(Above) Mark my words! Future historians will drool over these photos like today's archeologists hype up a bit of broken Roman crockery dug out of the ground. As for a favourite picture? Where do you begin? Bill's superbly evocative interior shots of steam sheds are all excellent, but if I was forced to pick a photograph that means the most to me, then I'd have to choose one that Bill took inside Holbeck shed, Leeds, on 1st August 1965 - a place regularly visited by this grubby youngster (in short pants) during childhood spotting days. There was something spiritual about 55A; a standard Midland Railway 'square' roundhouse containing two turntables chock-full of engines standing cheek to jowl like a herd of thirsty hippos around a watering hole. The air was usually heavy with smoke, hot oil and steam...a devil of a place to take photographs, yet Bill has captured the shed's inner sanctum perfectly! ...more 'gems' below. In 1970, Bill left the Control Office and joined the Birmingham Divisional Freight Trains Office, before taking early retirement in 1993 just prior to privatisation. Eighteen months ago Bill bought a laptop - and admits he is still learning. Anyone hankering for a smidgeon of nostalgia for the old days will enjoy feasting their eyes on Bill's Flickr collection  which contains over 2,500 photos. It is one of those sites that takes more than one visit to digest it all...another link is provided at the bottom of the page.

 

DIESELS ON SHED

The most vivid memory I have of the transition from steam is the gleaming 'showroom' condition of the new diesel fleet following an overhaul at BR works, but their pristine condition didn't last long! After a short while in service the fleet acquired a fair degree of grime caused by inorganic dust originating from brake shoes spreading along the bodyside from rail level upwards, which, together with oil seepage from the engine compartment quickly eradicated any semblance of a colour scheme.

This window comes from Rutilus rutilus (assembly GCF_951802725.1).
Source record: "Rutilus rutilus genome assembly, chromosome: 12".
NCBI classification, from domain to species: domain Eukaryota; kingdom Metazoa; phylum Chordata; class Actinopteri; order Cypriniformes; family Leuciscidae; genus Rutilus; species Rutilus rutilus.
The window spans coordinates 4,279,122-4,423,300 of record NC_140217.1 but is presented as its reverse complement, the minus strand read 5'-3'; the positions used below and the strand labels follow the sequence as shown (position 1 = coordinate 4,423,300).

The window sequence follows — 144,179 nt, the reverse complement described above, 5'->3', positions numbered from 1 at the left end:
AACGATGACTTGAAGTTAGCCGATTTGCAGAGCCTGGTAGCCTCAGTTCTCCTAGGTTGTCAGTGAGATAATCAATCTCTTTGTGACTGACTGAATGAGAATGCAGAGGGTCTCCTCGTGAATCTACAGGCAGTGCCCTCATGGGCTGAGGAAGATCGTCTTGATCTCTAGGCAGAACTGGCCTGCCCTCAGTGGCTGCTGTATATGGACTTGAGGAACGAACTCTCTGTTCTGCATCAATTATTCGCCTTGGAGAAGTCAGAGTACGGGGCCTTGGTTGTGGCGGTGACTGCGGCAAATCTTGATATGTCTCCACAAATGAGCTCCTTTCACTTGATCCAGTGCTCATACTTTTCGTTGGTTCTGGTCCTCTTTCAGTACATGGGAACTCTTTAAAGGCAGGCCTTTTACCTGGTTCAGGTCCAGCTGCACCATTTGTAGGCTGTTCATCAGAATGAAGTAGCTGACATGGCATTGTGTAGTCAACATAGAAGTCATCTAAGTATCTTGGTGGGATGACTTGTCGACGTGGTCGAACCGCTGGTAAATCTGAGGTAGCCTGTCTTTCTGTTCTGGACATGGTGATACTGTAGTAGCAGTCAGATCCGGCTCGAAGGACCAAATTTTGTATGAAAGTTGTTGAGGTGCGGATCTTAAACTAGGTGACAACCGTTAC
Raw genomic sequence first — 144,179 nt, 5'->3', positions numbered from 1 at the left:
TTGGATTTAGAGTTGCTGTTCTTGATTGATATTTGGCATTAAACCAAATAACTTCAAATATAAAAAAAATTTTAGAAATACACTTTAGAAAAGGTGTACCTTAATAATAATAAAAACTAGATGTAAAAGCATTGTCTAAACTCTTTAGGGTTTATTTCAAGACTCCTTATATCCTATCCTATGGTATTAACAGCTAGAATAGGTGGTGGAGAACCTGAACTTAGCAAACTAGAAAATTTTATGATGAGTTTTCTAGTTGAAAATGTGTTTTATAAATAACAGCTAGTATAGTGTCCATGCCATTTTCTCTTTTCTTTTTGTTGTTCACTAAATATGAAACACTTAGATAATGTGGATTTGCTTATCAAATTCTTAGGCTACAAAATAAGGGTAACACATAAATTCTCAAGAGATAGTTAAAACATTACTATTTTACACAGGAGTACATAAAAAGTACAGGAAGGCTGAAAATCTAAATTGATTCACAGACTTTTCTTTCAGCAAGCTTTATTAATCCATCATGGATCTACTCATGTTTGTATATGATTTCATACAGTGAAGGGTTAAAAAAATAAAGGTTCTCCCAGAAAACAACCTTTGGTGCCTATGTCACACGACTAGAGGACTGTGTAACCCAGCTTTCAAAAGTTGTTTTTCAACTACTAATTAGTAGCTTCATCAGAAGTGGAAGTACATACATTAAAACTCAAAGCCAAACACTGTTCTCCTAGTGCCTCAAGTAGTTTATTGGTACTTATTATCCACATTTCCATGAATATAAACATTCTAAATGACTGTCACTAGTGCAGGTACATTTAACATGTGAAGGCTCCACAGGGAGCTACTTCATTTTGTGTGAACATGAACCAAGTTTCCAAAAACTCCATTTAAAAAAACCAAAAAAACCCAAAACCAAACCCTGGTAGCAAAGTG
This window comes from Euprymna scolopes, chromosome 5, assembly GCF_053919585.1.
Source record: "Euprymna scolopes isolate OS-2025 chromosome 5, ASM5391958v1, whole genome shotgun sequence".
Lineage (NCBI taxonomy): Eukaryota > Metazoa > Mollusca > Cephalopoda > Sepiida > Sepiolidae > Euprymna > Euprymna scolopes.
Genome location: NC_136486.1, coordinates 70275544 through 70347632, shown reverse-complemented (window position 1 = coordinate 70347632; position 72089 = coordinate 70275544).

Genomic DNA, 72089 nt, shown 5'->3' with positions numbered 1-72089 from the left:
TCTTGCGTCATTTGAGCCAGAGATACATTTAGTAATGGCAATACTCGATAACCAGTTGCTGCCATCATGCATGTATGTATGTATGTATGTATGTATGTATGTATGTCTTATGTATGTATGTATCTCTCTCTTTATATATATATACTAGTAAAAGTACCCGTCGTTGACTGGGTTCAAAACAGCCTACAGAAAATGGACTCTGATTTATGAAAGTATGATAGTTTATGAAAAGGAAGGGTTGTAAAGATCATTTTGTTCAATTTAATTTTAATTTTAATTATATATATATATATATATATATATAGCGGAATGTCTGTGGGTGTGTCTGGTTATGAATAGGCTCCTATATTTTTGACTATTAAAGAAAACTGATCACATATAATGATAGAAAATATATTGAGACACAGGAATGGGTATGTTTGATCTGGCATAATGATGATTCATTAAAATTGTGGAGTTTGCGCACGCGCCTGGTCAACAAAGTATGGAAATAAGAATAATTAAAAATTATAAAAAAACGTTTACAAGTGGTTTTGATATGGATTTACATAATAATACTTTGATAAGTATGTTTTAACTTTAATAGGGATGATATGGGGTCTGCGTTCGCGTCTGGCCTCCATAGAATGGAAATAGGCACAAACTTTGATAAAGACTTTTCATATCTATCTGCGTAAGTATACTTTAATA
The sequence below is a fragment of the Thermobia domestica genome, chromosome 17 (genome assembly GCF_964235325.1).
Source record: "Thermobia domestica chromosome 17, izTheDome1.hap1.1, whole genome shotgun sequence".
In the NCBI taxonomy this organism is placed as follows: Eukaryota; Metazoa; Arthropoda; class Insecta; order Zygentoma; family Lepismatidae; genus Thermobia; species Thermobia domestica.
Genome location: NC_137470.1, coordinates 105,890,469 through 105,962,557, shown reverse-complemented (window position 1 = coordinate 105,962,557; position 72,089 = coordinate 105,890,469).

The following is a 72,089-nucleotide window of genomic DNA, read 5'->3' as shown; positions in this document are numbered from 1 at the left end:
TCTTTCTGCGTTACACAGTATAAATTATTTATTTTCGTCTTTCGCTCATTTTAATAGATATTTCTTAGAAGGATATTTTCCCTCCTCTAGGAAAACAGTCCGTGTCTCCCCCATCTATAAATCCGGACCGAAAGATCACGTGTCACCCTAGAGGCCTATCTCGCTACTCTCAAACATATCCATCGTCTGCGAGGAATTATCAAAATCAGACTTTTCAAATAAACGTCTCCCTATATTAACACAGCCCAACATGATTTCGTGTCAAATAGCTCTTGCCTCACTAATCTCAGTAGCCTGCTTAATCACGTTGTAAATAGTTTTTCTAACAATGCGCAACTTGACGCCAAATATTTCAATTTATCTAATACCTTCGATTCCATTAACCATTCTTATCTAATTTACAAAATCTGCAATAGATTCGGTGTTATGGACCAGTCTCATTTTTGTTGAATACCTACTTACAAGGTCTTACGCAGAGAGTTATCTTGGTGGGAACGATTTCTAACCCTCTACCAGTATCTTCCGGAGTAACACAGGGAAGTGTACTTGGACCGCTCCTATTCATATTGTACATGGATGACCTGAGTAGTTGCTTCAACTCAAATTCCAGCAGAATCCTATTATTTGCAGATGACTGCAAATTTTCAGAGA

In this selection of Bill's diesel photos the locos are still in a relatively clean condition, a rare occurrence during the transitional period. By its very nature, diesels require a clean environment where fitters can work on the various automative and electrical faults, along with  the complicated circuitry attributed to the different types of traction introduced in the 1955 Modernisation Plan. However, it would take several years before suitable premises could be constructed for the stabling and maintenance of the new diesels, therefore the fleet had to share the same facilities as steam locomotives. As a result, the reliability of the new diesels was seriously impaired by the dire conditions which they were kept. Indeed, working in such close proximity with steam was bound to have a knock-on effect and it came as no surprise that, in spite of BR Publicity Department trumpeting facts about the new diesels being significantly cleaner than steam, the fleet ended up just as filthy as its predecessors. 

A visit to Barking Bill's Flickr site is highly recommended. Link to Bill's Flickr Diesel Gallery, or click on the full site below.

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dheycollection@ntlworld.com
w.wright@gmail.com